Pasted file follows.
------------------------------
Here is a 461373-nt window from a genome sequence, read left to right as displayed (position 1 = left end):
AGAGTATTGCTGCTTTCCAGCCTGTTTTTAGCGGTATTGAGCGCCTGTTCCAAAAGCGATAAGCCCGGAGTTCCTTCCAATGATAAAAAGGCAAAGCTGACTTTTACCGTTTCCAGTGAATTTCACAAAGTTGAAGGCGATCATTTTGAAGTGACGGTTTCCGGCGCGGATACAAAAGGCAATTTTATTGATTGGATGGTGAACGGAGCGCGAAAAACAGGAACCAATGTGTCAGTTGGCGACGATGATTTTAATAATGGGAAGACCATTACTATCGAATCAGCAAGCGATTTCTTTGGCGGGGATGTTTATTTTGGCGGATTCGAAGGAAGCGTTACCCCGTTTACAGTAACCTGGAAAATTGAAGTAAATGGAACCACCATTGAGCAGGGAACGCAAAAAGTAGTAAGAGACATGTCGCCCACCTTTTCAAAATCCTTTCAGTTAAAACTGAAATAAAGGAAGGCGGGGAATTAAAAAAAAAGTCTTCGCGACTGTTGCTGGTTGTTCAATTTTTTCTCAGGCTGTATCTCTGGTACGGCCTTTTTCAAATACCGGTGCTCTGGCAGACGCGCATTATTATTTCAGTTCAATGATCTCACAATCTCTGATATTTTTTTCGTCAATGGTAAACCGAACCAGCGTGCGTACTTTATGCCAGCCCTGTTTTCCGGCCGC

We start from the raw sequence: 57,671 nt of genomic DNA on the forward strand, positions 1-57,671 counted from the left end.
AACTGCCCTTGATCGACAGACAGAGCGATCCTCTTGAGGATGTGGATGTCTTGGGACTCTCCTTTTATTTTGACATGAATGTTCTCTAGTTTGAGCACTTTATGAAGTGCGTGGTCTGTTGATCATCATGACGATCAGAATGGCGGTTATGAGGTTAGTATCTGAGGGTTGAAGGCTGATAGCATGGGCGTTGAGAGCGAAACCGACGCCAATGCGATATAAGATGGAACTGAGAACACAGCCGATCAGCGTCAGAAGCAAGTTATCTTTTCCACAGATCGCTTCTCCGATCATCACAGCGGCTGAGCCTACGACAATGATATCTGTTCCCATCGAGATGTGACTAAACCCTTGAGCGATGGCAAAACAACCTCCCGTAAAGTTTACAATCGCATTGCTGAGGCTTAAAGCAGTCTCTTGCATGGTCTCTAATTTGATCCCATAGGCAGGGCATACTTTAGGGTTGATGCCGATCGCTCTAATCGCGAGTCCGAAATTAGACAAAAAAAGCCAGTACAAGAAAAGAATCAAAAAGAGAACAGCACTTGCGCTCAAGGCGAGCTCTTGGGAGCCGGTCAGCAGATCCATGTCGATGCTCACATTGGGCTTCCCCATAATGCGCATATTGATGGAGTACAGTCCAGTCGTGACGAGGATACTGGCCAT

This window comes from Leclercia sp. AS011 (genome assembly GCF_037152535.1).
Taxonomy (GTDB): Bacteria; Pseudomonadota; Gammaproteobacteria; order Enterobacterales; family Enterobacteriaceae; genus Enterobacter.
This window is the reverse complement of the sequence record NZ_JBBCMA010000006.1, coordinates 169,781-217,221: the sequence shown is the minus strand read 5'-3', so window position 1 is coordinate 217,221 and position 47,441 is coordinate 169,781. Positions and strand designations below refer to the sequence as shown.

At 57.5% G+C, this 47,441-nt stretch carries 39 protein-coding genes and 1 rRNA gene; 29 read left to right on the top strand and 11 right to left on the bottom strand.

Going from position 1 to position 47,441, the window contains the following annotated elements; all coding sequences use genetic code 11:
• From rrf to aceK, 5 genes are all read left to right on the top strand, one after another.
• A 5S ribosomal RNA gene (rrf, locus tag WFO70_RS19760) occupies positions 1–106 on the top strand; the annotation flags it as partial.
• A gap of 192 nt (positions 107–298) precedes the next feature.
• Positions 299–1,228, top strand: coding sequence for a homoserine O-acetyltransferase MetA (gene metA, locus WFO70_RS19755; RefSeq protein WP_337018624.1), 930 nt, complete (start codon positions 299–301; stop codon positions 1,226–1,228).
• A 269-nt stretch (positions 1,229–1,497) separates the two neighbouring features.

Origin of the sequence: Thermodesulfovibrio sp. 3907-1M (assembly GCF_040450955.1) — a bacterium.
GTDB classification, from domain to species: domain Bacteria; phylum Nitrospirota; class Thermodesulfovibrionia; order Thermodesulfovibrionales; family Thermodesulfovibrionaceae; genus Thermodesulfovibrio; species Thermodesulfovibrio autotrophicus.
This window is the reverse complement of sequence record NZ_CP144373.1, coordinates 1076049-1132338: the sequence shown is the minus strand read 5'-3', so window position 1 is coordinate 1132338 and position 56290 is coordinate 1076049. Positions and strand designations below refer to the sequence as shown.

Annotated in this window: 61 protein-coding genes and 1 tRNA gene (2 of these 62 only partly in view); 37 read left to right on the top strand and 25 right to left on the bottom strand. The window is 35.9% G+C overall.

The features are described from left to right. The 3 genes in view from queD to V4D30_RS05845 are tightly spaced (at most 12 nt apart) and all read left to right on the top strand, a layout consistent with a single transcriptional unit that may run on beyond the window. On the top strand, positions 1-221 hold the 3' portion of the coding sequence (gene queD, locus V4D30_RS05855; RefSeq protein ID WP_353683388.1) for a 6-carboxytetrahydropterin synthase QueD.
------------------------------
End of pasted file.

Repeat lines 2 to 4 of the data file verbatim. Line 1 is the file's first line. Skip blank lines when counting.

AGAGTATTGCTGCTTTCCAGCCTGTTTTTAGCGGTATTGAGCGCCTGTTCCAAAAGCGATAAGCCCGGAGTTCCTTCCAATGATAAAAAGGCAAAGCTGACTTTTACCGTTTCCAGTGAATTTCACAAAGTTGAAGGCGATCATTTTGAAGTGACGGTTTCCGGCGCGGATACAAAAGGCAATTTTATTGATTGGATGGTGAACGGAGCGCGAAAAACAGGAACCAATGTGTCAGTTGGCGACGATGATTTTAATAATGGGAAGACCATTACTATCGAATCAGCAAGCGATTTCTTTGGCGGGGATGTTTATTTTGGCGGATTCGAAGGAAGCGTTACCCCGTTTACAGTAACCTGGAAAATTGAAGTAAATGGAACCACCATTGAGCAGGGAACGCAAAAAGTAGTAAGAGACATGTCGCCCACCTTTTCAAAATCCTTTCAGTTAAAACTGAAATAAAGGAAGGCGGGGAATTAAAAAAAAAGTCTTCGCGACTGTTGCTGGTTGTTCAATTTTTTCTCAGGCTGTATCTCTGGTACGGCCTTTTTCAAATACCGGTGCTCTGGCAGACGCGCATTATTATTTCAGTTCAATGATCTCACAATCTCTGATATTTTTTTCGTCAATGGTAAACCGAACCAGCGTGCGTACTTTATGCCAGCCCTGTTTTCCGGCCGC

We start from the raw sequence: 57,671 nt of genomic DNA on the forward strand, positions 1-57,671 counted from the left end.
AACTGCCCTTGATCGACAGACAGAGCGATCCTCTTGAGGATGTGGATGTCTTGGGACTCTCCTTTTATTTTGACATGAATGTTCTCTAGTTTGAGCACTTTATGAAGTGCGTGGTCTGTTGATCATCATGACGATCAGAATGGCGGTTATGAGGTTAGTATCTGAGGGTTGAAGGCTGATAGCATGGGCGTTGAGAGCGAAACCGACGCCAATGCGATATAAGATGGAACTGAGAACACAGCCGATCAGCGTCAGAAGCAAGTTATCTTTTCCACAGATCGCTTCTCCGATCATCACAGCGGCTGAGCCTACGACAATGATATCTGTTCCCATCGAGATGTGACTAAACCCTTGAGCGATGGCAAAACAACCTCCCGTAAAGTTTACAATCGCATTGCTGAGGCTTAAAGCAGTCTCTTGCATGGTCTCTAATTTGATCCCATAGGCAGGGCATACTTTAGGGTTGATGCCGATCGCTCTAATCGCGAGTCCGAAATTAGACAAAAAAAGCCAGTACAAGAAAAGAATCAAAAAGAGAACAGCACTTGCGCTCAAGGCGAGCTCTTGGGAGCCGGTCAGCAGATCCATGTCGATGCTCACATTGGGCTTCCCCATAATGCGCATATTGATGGAGTACAGTCCAGTCGTGACGAGGATACTGGCCAT